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Functional electrical stimulation cycling

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Line drawing to show FES cycling system
Line drawing to show FES cycling system


What is Functional electrical stimulation (FES) cycling?

Functional electrical stimulation (FES) cycling is a rehabilitation method that uses electrodes to activate arm and leg muscles to drive a stationary or mobile bicycle. FES has also been used in rowing, knee extension, standing, and stepping rehabilitation. (Davis 2008)

How FES cycling works

When the system is powered on, the cycle starts to rotate. The electronic system in the cycle determines the position of the crank arms and calculates the proper stimulation timing to the muscles that are hooked up to the system. Squidoo

History of FES

FES technology was first seen for use of bladder and intestinal stimulation. Since the 1960s, FES has been used to evoke muscle contractions in patients with spinal cord injury. Since the 1980s, the technology has been stimulating the muscles for functional use during tasks such as rowing, cycling, standing, and stepping. (Davis 2008)

Who can use FES cycling?

FES cycling can be used by patients with partial or complete arm and leg muscle paralysis. FES cycling has been heavily studied for use with the spinal cord injury population, but there is also growing evidence for use of this technology by patients affected by stroke and multiple sclerosis. (squidoo)

In spinal cord injuries, patients have moderate-severe muscle paralysis, functional lower limb loss, often leading to lower levels of aerobic fitness. Over time, these muscles decrease in size (atrophy) and switch from slow twitch to fast twitch fibers, making the muscles smaller and less able to use aerobic metabolism during exercise. In addition, the muscles lack input from the central nervous system to regulate blood flow. FES cycling has been shown to affect these patterns following spinal cord injury.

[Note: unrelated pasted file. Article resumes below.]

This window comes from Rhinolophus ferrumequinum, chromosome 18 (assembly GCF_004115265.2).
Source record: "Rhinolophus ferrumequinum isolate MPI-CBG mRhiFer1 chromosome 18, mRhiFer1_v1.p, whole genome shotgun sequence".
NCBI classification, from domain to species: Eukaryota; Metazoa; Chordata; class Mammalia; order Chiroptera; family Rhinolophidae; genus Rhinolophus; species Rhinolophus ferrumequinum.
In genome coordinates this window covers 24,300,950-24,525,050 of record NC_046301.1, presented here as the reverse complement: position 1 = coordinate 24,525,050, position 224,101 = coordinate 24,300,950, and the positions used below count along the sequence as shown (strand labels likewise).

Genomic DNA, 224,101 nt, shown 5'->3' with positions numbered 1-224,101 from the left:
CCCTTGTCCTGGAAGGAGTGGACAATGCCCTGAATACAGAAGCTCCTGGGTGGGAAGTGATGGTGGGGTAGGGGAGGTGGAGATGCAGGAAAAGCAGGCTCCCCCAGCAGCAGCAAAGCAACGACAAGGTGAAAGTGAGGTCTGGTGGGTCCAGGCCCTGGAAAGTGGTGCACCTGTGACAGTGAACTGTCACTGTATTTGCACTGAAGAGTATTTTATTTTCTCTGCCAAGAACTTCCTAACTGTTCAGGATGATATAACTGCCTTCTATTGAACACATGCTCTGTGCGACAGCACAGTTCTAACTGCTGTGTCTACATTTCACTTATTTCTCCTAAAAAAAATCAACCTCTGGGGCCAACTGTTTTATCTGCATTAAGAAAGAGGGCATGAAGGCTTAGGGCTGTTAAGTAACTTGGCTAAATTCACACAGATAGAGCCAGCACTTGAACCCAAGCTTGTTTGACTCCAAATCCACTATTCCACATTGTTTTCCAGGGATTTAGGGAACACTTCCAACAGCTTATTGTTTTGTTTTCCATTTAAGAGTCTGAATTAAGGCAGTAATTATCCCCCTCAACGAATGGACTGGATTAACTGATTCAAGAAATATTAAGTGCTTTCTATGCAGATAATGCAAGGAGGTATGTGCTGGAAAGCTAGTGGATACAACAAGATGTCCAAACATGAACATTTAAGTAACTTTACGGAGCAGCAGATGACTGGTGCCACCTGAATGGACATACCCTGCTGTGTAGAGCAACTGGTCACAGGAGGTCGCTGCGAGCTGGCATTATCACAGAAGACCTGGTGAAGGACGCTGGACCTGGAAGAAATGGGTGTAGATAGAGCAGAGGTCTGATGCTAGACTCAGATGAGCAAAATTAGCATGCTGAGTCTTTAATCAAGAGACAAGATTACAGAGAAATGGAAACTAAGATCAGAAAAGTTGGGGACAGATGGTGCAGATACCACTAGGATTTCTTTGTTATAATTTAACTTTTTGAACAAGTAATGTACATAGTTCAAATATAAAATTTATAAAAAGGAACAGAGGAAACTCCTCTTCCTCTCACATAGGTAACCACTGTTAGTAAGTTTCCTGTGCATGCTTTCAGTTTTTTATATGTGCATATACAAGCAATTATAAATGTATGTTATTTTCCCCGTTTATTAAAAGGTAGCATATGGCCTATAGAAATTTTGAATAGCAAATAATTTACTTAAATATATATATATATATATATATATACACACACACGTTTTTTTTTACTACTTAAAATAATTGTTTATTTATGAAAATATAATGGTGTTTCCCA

FES therapy contraindications

FES therapies should not be used by patients that have a pacemaker, that experience epilepsy, or that have a metal implant near the site of muscle stimulation.

Benefits of FES cycling

Studies have shown that FES cycling increases cardiorespiratory fitness, promotes leg blood circulation, increases activity of metabolic enzymes, increases muscle volume and muscle fiber size, increases strength and endurance, alters the bone mass density, and even shows positive psychosocial effects. When FES cycling is used within a few weeks of the injury, stimulated muscles show less atrophy and over time, show a switch to type I (fatigue resistant) fibers. (Davis 2008)

FES cycling has been shown to increase the blood flow and diameter of the common femoral artery when the upper leg muscles were stimulated. In the same study, blood flow of the other non-stimulated tissues did not show the same increases. (Thjssen 2005) Similarly, bone mineral density and total cross sectional area and muscle cross sectional area increased while fat cross sectional area decreased in the area of the actively stimulated and loaded femur, while these changes were not seen in the passively loaded tibia (Frotzler 2008).

FES cycling products

FES cycles come in a few models. Some cycles incorporate arm and leg stimulation and/or movement, while others only include one stimulation and/or movement. There are also stationary systems (with a seat or to be used with the patient’s wheelchair) or mobile devices (independent of the wheelchair). Two FES cycle manufacturers include Anatomical Concepts and Restorative Therapies, the latter of which has the only system that can be used with children as young as 4 years old.

One of the designs from Restorative Therapies.
One of the designs from Restorative Therapies.
Restorative Therapies FES cycle in use by child
Restorative Therapies FES cycle in use by child
One of the designs from Anatomical Concepts.
One of the designs from Anatomical Concepts.

Product Links

External Links


1. Davis GM, Hamzaid NA, Fornusek C. Cardiorespiratory, Metabolic, and Biomechanical Responses During Functional Electrical Stimulation Leg Exercise: Health and Fitness Benefits. Artificial Organs. 2008;32(8):625-629.

2. Frotzler A, Coupaud S, Perret C, et al. High-volume FES-cycling partially reverses bone loss in people with chronic spinal cord injury. Bone. 2008;43(1):169-176.

3. Thijssen DH, Heesterbeek P, van Kuppevelt DJ, Duysens J, Hopman MT. Local vascular adaptations after hybrid training in spinal cord injured subjects. Med Sci Sports Exerc. 2005;37(7):1112-8.